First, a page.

Georgia’s odd couple in a tight end spot

semerson@macon.comAugust 14, 2012 

ATHENS -- It’s an odd pairing.

Arthur Lynch grew up playing ice hockey in Massachusetts. Jay Rome is a country kid from south Georgia.

“He grew up on his grandfather’s farm,” Lynch said. “And I didn’t.”

“He messes with me all the time about being country,” said Rome, who returns the favor by making fun of Lynch’s accent. “And him being a Boston brawler.”

And yet they do have plenty in common. They both love basketball. They are both majoring in history at Georgia. They have bonded over a shared experience that was at times difficult.

But most importantly, they bond -- rather than compete -- over playing the same position and the weight that comes with it.

For the past three years, the Georgia tight ends were Orson Charles and Aron White. They were skilled receivers and a boon to the offense.

Now it’s Lynch and Rome. Most would view that as a competition for precious playing time. They claim they don’t. They lump themselves together.

“It’s been a lot of talk about what we had to do, with Orson and Aron leaving,” Rome said. “But I think me and Arty have took it upon ourselves to block out the talk that’s been going on, the good and the bad.”

Both will play; that much is certain. For now, Lynch is the starter. He is a junior, while Rome is a redshirt freshman, so Lynch knows the offense better and is a better blocker.

“Obviously you go by what you see every day in practice,” Georgia tight ends coach John Lilly said. “Arty, he knows exactly what we want done, exactly how we want it done. I think Jay has learned extremely quickly in a year on campus and kind of knows what, but doesn’t know how we want it done. He’s made progress in that area.”

Lilly then points out that the season starts in a few weeks, and that’s when players separate themselves again. Rome would seem to have the potential to do that. He was one of the nation’s top tight end recruits coming out of Valdosta and played in the Under Armour All-American game.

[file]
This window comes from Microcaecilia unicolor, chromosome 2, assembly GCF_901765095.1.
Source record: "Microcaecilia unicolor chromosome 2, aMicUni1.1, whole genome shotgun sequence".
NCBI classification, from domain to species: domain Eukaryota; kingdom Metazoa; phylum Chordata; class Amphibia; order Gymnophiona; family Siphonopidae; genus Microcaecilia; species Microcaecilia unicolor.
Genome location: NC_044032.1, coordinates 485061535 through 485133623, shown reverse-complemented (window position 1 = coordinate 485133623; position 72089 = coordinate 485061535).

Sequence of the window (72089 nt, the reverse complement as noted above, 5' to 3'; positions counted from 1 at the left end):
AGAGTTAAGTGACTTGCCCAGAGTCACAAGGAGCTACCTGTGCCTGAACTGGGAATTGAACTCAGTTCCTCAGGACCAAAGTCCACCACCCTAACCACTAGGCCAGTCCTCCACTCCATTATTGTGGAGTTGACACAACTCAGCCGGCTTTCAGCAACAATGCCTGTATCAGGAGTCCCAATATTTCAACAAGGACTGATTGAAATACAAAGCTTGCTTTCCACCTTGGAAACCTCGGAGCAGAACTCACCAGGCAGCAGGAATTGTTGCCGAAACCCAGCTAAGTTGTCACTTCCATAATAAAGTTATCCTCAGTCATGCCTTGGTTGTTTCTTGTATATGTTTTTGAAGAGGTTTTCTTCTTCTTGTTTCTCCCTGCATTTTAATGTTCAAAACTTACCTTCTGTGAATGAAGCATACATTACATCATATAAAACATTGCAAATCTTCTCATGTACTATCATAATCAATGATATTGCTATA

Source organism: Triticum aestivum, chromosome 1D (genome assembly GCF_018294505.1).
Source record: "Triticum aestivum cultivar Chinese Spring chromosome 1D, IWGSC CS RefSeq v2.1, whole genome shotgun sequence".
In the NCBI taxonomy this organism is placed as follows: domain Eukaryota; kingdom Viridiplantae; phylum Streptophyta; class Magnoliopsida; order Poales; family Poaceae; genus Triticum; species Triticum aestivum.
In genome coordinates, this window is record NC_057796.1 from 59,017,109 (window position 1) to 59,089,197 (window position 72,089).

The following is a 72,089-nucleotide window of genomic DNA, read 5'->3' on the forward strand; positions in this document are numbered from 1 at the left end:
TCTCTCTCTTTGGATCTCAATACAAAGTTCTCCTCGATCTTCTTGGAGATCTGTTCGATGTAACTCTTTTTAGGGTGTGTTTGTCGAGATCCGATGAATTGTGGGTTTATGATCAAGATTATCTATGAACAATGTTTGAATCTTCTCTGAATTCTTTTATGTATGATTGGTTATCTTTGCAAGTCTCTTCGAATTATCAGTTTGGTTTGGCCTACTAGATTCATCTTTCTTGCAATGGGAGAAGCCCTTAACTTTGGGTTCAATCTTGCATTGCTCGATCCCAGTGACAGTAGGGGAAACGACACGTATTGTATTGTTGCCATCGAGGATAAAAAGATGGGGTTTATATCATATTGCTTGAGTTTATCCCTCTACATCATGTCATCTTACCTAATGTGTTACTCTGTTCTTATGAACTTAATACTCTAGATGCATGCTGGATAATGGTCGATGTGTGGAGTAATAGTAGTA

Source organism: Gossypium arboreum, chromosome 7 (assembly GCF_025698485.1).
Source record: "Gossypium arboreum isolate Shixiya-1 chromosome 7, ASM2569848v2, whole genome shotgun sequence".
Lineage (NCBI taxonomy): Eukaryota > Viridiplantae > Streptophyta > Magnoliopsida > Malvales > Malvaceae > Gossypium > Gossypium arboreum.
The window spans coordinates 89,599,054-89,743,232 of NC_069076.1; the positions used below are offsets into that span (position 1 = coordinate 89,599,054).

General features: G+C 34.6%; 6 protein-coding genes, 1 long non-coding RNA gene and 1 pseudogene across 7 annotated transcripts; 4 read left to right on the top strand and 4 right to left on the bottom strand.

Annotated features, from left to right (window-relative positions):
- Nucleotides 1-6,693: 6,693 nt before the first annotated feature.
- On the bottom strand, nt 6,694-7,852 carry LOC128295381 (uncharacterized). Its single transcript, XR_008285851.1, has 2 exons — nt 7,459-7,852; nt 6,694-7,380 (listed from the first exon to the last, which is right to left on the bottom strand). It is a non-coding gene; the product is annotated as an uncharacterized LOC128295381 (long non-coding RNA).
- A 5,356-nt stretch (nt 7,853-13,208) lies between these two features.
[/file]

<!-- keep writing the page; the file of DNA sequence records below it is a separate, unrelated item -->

But upon Rome’s arrival in Athens, he was blocked by Charles, White and Lynch. So Rome redshirted and passed the time playing for the Georgia men’s basketball team.

While hoops fulfilled some competitive angst, Rome still found it hard not playing football. He found a good sounding board in Lynch, who redshirted in 2010, his second year on campus.

“I know once or twice when I was coming down on myself on redshirting, Arty sat down with me,” Rome said. “We just kind of talked, and he kind of encouraged me on how redshirting wasn’t a bad thing. Me and Arty have a lot more in common than you might seen with one coming from south Georgia and one coming from Massachusetts.”

So what does each bring to the position this year? The temptation is to pigeon-hole each into a different specialty: Lynch the blocker and Rome the pass-catcher. After all, in his two years of playing Lynch has just two catches, which is how many Rome had in this year’s spring game, when he also had 74 receiving yards.

But Lilly says it’s not that simple.

“It’s been over-and-over when the other guys were here too. Everybody saw guys like Orson and Aron as receivers, and Arty and (Bruce) Figgins as blockers,” Lilly said. “Probably Orson and Aron were better blockers than people gave them credit for, and Arty’s a better receiver than people give him credit for.”

As for Rome’s blocking ability, Lilly said, “He’s developing.”

Georgia head coach Mark Richt grants a few differences between the old and new tight ends. Lynch and Rome are bigger, and thus less likely to be flexed out to receiver, as White and especially Charles often would be.

“It’s a different combo,” Richt said. “The other two, both of them were lighter, and both of them would be more guys that you’d feel could penetrate the field better -- but not a whole lot better. I mean these guys run pretty good. They’re bigger men, and they’re pretty good blockers, I think.”

Lynch and Rome understand they will be compared with their predecessors, but hope it will stop soon. Lynch said he would like to “turn the page.”

“Our goal is to go out there and not do it with our mouths, but do it on the field,” he said.

And one goal that never comes up, when talking with Lynch and Rome, is the desire to separate competitively from the other. The feeling is they’re in this together.

“I feel like Arty’s one of the guys that if I’m ever in a bind I can call him and he’ll do whatever he can to help me,” Rome said.

“If people want to link us together that’s fine, because I wouldn’t want to do it with anybody else,” Lynch said. “He’s one of my good friends. He’s like a brother to me.”

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